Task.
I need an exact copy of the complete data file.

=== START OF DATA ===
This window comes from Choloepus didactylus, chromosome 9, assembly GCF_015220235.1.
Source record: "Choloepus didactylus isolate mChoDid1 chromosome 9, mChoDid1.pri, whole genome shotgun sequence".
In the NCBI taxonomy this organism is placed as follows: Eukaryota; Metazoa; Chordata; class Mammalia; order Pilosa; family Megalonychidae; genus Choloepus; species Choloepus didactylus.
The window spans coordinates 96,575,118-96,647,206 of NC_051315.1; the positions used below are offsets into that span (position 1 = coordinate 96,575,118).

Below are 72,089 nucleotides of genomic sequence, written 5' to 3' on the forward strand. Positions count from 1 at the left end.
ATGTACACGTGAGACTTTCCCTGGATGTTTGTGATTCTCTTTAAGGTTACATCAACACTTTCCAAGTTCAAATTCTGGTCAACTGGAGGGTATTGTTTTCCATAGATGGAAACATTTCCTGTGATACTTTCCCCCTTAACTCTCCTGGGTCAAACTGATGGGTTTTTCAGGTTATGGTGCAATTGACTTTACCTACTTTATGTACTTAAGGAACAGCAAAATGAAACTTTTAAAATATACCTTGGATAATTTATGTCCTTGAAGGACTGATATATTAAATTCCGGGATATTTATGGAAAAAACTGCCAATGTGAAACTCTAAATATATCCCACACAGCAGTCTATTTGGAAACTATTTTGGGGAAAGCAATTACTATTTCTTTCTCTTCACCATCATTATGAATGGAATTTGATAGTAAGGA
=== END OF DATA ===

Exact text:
This window comes from Choloepus didactylus, chromosome 9, assembly GCF_015220235.1.
Source record: "Choloepus didactylus isolate mChoDid1 chromosome 9, mChoDid1.pri, whole genome shotgun sequence".
In the NCBI taxonomy this organism is placed as follows: Eukaryota; Metazoa; Chordata; class Mammalia; order Pilosa; family Megalonychidae; genus Choloepus; species Choloepus didactylus.
The window spans coordinates 96,575,118-96,647,206 of NC_051315.1; the positions used below are offsets into that span (position 1 = coordinate 96,575,118).

Below are 72,089 nucleotides of genomic sequence, written 5' to 3' on the forward strand. Positions count from 1 at the left end.
ATGTACACGTGAGACTTTCCCTGGATGTTTGTGATTCTCTTTAAGGTTACATCAACACTTTCCAAGTTCAAATTCTGGTCAACTGGAGGGTATTGTTTTCCATAGATGGAAACATTTCCTGTGATACTTTCCCCCTTAACTCTCCTGGGTCAAACTGATGGGTTTTTCAGGTTATGGTGCAATTGACTTTACCTACTTTATGTACTTAAGGAACAGCAAAATGAAACTTTTAAAATATACCTTGGATAATTTATGTCCTTGAAGGACTGATATATTAAATTCCGGGATATTTATGGAAAAAACTGCCAATGTGAAACTCTAAATATATCCCACACAGCAGTCTATTTGGAAACTATTTTGGGGAAAGCAATTACTATTTCTTTCTCTTCACCATCATTATGAATGGAATTTGATAGTAAGGA